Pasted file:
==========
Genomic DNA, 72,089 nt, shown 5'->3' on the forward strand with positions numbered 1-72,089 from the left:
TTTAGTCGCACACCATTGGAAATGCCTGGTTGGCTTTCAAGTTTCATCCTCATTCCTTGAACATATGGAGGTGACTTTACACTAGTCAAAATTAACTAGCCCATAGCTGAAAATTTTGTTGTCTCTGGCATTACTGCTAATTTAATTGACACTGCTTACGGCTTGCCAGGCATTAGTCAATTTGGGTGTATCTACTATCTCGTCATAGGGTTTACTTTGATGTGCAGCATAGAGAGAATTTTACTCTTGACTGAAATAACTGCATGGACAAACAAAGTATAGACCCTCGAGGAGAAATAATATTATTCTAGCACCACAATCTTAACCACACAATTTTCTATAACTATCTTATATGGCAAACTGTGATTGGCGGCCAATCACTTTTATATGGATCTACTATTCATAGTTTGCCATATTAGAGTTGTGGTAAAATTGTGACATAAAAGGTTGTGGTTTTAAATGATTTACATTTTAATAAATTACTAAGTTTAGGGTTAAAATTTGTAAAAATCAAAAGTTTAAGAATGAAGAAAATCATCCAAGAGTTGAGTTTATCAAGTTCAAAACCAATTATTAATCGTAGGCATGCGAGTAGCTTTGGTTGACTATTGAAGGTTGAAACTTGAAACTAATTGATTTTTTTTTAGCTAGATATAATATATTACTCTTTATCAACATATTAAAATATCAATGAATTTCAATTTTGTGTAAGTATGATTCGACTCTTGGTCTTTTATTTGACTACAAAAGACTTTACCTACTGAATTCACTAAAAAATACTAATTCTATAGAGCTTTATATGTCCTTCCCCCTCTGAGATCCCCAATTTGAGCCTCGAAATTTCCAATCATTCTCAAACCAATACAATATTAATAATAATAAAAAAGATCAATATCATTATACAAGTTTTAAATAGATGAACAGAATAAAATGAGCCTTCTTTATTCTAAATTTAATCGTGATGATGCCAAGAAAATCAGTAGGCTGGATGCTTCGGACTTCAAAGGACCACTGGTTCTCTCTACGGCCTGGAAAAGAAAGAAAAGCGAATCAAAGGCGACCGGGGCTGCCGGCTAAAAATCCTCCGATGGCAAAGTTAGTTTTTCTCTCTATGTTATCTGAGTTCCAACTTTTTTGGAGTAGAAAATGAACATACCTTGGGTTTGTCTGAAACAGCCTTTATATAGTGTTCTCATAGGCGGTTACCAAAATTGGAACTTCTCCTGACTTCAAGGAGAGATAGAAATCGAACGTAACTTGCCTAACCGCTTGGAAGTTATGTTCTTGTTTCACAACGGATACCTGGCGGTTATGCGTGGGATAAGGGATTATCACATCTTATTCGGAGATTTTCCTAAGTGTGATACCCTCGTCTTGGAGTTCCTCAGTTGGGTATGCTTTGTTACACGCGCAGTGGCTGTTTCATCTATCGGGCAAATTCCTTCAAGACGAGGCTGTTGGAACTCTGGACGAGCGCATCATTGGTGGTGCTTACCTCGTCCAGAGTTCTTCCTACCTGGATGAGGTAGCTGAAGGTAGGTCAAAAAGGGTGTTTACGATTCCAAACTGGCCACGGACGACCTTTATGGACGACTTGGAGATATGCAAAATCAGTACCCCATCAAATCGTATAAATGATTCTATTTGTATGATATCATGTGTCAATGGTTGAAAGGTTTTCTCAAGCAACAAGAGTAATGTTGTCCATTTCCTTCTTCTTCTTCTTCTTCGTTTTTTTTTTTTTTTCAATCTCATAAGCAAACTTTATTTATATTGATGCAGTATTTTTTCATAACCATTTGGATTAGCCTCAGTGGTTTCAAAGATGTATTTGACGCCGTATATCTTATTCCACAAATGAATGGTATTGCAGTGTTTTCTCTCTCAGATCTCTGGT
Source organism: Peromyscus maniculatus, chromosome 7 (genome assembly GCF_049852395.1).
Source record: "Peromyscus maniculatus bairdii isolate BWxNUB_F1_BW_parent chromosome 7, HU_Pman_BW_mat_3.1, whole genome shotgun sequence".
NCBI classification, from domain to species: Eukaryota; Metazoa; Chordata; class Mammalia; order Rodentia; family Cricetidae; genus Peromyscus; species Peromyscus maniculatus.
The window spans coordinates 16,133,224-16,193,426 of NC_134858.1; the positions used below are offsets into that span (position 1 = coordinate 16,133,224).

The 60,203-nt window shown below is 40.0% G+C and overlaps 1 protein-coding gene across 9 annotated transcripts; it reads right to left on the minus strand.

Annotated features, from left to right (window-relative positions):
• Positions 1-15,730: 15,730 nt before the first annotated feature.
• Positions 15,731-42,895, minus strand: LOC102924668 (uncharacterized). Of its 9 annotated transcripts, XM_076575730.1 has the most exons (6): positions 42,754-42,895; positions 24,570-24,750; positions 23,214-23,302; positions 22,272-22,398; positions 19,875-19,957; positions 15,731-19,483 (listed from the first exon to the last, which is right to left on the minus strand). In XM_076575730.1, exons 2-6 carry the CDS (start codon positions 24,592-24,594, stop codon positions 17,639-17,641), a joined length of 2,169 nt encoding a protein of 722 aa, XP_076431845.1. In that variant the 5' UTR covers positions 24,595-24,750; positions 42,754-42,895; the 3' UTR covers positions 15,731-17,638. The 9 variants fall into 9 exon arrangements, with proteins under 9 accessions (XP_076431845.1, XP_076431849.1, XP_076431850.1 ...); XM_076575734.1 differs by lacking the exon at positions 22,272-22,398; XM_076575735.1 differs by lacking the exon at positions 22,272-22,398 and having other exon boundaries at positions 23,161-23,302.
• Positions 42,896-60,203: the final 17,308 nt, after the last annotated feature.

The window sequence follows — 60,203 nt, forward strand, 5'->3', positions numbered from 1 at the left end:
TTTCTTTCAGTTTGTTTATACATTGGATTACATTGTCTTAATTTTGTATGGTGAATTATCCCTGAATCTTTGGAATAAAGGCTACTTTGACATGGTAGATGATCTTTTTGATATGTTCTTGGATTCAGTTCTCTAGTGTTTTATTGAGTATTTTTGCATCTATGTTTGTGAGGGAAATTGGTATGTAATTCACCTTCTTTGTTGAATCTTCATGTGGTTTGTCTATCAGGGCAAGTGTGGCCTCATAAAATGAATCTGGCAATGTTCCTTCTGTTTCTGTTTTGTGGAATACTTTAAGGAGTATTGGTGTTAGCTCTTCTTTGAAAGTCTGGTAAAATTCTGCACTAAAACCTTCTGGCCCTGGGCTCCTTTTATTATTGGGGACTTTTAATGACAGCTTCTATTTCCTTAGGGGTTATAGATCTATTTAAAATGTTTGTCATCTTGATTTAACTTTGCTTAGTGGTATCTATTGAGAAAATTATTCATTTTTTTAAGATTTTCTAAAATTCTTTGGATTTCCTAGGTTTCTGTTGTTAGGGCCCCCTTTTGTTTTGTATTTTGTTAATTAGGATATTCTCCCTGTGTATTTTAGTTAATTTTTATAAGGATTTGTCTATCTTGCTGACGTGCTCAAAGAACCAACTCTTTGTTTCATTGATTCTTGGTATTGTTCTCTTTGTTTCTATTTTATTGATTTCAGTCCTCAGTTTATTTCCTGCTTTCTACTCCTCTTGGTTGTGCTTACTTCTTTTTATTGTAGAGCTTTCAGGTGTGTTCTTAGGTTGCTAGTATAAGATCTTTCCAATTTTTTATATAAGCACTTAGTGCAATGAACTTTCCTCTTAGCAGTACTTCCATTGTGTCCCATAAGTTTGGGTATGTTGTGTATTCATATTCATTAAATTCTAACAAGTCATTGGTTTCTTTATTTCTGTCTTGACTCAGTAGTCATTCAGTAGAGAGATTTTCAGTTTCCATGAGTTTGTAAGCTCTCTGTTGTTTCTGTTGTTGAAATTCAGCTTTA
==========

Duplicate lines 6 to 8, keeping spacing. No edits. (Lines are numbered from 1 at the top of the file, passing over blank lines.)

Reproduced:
The window spans coordinates 16,133,224-16,193,426 of NC_134858.1; the positions used below are offsets into that span (position 1 = coordinate 16,133,224).

The 60,203-nt window shown below is 40.0% G+C and overlaps 1 protein-coding gene across 9 annotated transcripts; it reads right to left on the minus strand.

Annotated features, from left to right (window-relative positions):